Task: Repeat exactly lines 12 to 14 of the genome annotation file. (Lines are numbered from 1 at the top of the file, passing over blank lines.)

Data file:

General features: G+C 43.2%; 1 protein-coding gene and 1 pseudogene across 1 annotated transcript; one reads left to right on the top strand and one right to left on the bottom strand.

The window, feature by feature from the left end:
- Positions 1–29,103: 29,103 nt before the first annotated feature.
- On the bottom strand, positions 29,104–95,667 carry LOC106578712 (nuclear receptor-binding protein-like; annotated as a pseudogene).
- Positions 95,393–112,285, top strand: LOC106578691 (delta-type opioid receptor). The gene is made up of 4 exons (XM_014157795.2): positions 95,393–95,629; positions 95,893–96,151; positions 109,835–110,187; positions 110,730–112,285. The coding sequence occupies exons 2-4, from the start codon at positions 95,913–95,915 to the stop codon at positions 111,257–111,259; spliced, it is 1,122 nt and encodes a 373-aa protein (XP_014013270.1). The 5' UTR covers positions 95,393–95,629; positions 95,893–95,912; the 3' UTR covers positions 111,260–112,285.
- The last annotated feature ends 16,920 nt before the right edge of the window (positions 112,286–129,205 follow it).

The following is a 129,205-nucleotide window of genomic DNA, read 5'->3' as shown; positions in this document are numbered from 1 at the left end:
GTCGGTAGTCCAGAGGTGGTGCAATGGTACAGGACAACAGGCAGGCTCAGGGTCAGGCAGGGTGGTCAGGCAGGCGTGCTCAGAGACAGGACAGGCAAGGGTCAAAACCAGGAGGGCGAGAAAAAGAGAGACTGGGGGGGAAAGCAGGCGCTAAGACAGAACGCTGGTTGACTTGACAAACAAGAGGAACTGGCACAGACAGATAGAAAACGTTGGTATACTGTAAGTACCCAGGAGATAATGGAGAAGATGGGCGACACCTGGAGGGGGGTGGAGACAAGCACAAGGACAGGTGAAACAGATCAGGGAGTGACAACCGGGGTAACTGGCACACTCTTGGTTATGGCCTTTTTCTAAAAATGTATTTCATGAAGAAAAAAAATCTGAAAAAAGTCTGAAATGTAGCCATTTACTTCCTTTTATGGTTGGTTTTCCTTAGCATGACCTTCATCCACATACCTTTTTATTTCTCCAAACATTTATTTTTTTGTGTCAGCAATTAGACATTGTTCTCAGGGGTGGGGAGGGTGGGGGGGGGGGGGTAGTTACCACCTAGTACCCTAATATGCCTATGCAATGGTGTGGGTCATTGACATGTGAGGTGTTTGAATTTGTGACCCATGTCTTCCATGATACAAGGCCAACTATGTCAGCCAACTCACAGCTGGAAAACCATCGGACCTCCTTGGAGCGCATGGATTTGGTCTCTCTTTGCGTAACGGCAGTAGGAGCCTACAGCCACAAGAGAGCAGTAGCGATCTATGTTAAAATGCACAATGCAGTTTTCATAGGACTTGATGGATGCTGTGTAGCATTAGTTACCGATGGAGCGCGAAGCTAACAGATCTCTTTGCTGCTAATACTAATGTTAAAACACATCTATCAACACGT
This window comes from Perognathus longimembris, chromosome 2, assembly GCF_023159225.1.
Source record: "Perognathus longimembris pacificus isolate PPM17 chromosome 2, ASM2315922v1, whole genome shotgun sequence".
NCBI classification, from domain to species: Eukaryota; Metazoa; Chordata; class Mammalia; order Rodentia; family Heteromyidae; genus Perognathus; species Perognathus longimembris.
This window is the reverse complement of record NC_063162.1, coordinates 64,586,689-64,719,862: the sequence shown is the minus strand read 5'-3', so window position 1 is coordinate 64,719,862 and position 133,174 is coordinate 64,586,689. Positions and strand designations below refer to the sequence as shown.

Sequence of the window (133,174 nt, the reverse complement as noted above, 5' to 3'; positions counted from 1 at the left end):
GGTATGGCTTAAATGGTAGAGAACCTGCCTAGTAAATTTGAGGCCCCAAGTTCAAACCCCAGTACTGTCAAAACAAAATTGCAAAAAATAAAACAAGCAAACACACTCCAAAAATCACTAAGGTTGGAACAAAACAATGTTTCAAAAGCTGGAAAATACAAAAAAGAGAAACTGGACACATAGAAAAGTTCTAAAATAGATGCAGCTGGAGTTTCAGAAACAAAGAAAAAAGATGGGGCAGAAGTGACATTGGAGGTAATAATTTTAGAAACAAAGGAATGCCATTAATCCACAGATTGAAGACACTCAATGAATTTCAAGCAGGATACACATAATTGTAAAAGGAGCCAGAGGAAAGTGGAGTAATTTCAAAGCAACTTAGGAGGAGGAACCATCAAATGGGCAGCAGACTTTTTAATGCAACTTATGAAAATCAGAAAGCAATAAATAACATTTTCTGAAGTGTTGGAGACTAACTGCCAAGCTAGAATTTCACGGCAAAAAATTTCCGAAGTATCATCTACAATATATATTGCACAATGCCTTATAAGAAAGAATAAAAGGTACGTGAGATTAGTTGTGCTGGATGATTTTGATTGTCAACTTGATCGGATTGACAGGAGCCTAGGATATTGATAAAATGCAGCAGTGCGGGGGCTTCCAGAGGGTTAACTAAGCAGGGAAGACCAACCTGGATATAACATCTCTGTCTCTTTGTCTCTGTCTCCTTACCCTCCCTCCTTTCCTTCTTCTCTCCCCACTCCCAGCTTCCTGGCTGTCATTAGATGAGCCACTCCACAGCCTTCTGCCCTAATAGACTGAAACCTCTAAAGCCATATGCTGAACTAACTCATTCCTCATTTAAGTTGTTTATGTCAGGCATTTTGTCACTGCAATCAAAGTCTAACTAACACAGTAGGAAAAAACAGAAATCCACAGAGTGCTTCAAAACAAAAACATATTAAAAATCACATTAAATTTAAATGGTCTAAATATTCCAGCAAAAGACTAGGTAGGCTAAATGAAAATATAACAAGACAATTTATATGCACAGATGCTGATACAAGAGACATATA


This window is the reverse complement of record NC_063162.1, coordinates 64,586,689-64,719,862: the sequence shown is the minus strand read 5'-3', so window position 1 is coordinate 64,719,862 and position 133,174 is coordinate 64,586,689. Positions and strand designations below refer to the sequence as shown.

Sequence of the window (133,174 nt, the reverse complement as noted above, 5' to 3'; positions counted from 1 at the left end):
GGTATGGCTTAAATGGTAGAGAACCTGCCTAGTAAATTTGAGGCCCCAAGTTCAAACCCCAGTACTGTCAAAACAAAATTGCAAAAAATAAAACAAGCAAACACACTCCAAAAATCACTAAGGTTGGAACAAAACAATGTTTCAAAAGCTGGAAAATACAAAAAAGAGAAACTGGACACATAGAAAAGTTCTAAAATAGATGCAGCTGGAGTTTCAGAAACAAAGAAAAAAGATGGGGCAGAAGTGACATTGGAGGTAATAATTTTAGAAACAAAGGAATGCCATTAATCCACAGATTGAAGACACTCAATGAATTTCAAGCAGGATACACATAATTGTAAAAGGAGCCAGAGGAAAGTGGAGTAATTTCAAAGCAACTTAGGAGGAGGAACCATCAAATGGGCAGCAGACTTTTTAATGCAACTTATGAAAATCAGAAAGCAATAAATAACATTTTCTGAAGTGTTGGAGACTAACTGCCAAGCTAGAATTTCACGGCAAAAAATTTCCGAAGTATCATCTACAATATATATTGCACAATGCCTTATAAGAAAGAATAAAAGGTACGTGAGATTAGTTGTGCTGGATGATTTTGATTGTCAACTTGATCGGATTGACAGGAGCCTAGGATATTGATAAAATGCAGCAGTGCGGGGGCTTCCAGAGGGTTAACTAAGCAGGGAAGACCAACCTGGATATAACATCTCTGTCTCTTTGTCTCTGTCTCCTTACCCTCCCTCCTTTCCTTCTTCTCTCCCCACTCCCAGCTTCCTGGCTGTCATTAGATGAGCCACTCCACAGCCTTCTGCCCTAATAGACTGAAACCTCTAAAGCCATATGCTGAACTAACTCATTCCTCATTTAAGTTGTTTATGTCAGGCATTTTGTCACTGCAATCAAAGTCTAACTAACACAGTAGGAAAAAACAGAAATCCACAGAGTGCTTCAAAACAAAAACATATTAAAAATCACATTAAATTTAAATGGTCTAAATATTCCAGCAAAAGACTAGGTAGGCTAAATGAAAATATAACAAGACAATTTATATGCACAGATGCTGATACAAGAGACATATA